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Hyundai, LG begin construction of a joint battery plant in Indonesia

Hyundai, LG begin construction of a joint battery plant in Indonesia
Hyundai, LG begin construction of a joint battery plant in Indonesia

Hyundai Motor Group and LG Energy Solution have reportedly started the construction of a 10 gigawatt-hour battery plant in Indonesia on Wednesday (September 15). If sources are to be believed, the two South Korean giants have formed a $1.1 billion joint venture for the project, where each company owns a 50% stake.      

This collaborative move apparently comes amid the increasing inclination of the global automakers to form alliances with battery manufacturers. Through such collaborations, they intend to stabilize the supply of battery cells which are the backbone of EV models.

Sources have reported that this joint factory will be constructed on a 300,000-meter site in Karawang, near Jakarta and is expected to be completed by the first half of 2023. This new facility will manufacture NCMA (nickel, cobalt, manganese, and aluminum) lithium-ion batteries from the first half of 2024, enough to power over 150,000 electric vehicles. It will also consider expanding the plant’s capacity to as much as 30 gigawatt-hours per year, subject to the future demand.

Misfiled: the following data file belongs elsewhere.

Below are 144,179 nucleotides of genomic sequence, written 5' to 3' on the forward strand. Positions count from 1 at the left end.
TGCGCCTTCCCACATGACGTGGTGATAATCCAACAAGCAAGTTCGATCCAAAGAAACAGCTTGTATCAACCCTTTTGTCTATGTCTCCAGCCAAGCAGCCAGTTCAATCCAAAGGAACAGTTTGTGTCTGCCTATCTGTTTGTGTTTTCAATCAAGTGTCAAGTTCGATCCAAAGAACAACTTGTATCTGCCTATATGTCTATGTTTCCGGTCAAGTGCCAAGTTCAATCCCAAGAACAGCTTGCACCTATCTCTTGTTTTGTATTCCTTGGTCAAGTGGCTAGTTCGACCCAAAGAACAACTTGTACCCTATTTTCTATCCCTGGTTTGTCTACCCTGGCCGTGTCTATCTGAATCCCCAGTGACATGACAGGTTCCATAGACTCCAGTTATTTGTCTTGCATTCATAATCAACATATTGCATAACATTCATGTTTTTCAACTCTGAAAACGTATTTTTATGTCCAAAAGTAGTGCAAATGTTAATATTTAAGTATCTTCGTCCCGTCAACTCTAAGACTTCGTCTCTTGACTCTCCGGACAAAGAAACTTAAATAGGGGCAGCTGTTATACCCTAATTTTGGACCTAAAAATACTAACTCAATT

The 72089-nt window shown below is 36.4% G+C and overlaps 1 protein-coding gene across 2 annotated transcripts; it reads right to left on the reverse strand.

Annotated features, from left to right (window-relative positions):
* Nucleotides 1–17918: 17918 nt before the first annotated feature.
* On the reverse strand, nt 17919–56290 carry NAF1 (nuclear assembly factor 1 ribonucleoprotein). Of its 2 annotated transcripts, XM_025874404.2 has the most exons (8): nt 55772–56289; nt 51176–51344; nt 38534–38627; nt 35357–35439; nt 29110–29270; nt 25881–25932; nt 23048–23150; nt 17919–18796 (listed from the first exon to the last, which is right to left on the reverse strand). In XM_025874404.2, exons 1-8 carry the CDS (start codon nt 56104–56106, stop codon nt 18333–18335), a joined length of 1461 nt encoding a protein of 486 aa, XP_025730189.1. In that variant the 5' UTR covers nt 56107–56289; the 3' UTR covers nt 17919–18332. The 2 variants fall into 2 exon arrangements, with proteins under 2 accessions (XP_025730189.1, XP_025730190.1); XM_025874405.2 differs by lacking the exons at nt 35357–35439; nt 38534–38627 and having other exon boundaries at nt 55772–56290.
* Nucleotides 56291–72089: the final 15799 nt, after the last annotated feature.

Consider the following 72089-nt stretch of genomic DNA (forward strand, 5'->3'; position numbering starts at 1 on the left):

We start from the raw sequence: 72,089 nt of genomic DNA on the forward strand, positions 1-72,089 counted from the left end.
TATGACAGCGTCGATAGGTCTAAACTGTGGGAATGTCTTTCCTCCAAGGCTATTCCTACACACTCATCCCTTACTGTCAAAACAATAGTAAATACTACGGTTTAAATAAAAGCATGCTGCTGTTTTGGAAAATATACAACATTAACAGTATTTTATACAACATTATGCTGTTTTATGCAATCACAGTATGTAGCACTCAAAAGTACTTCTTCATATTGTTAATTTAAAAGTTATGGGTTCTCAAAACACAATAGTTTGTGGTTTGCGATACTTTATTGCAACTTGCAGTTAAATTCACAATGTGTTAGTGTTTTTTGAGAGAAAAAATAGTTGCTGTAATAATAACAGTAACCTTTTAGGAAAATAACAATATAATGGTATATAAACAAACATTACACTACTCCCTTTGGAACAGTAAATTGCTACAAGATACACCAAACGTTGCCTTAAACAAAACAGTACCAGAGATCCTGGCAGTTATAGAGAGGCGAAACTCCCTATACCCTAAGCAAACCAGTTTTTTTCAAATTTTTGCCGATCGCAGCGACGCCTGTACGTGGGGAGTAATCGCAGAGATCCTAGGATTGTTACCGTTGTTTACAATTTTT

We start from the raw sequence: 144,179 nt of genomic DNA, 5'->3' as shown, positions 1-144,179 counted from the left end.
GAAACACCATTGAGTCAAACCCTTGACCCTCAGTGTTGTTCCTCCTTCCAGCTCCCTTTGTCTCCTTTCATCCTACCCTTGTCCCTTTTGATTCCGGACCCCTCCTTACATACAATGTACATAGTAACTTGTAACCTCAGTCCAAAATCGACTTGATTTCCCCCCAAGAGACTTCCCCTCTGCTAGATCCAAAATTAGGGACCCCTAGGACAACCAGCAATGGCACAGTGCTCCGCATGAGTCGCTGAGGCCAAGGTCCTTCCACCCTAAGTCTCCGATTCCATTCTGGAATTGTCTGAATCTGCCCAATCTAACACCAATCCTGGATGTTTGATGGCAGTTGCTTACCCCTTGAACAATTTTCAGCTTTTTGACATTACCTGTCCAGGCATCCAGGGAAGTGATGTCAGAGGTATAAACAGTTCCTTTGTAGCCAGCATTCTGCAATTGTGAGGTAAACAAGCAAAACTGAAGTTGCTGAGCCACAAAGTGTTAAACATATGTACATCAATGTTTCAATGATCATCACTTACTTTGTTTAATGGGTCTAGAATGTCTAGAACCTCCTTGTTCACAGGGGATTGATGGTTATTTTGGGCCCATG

The battery cells produced in this facility will reportedly be used in the EV models of Hyundai Motor and Kia that will be built upon E-GMP, the automotive major’s dedicated EV platform.   

Speaking on the initiative, Chung Euisun, Chairman of Hyundai Motor Group stated that the opening of this facility will successfully establish an EV ecosystem in Indonesia. The company also expects Indonesia to play a crucial role in the ASEAN EV industry, Euisun added.

The groundbreaking event was reportedly held at the project site and was attended by Indonesia’s President Joko Widodo, Investment Minister Bahlil Lahadalia as well as Luhut Binsar Pandjaitan, the Coordinating Minister for Maritime and Investment Affairs. The ceremony was virtually attended by Hyundai Motor chief Chung, Hyundai Mobis CEO Cho Sung-hwan and LG Energy Solution CEO Kim Jong-hyun.

Reportedly, the Indonesian government is committed to providing rewards and incentives such as relaxing corporate taxes and tariffs on the required equipment and parts, for constructing the plant there.

Source credit: http://www.koreaherald.com/view.php?ud=20210915000901

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Vinisha Joshi

Vinisha Joshi

Despite graduating with an engineering degree in electronics and communication, Vinisha Joshi chose the road less travelled, and decided to pursue her career in content writing . Currently, she pens down articles for cuereport.com and a few other distinguished news platforms, pertaining to business and finance.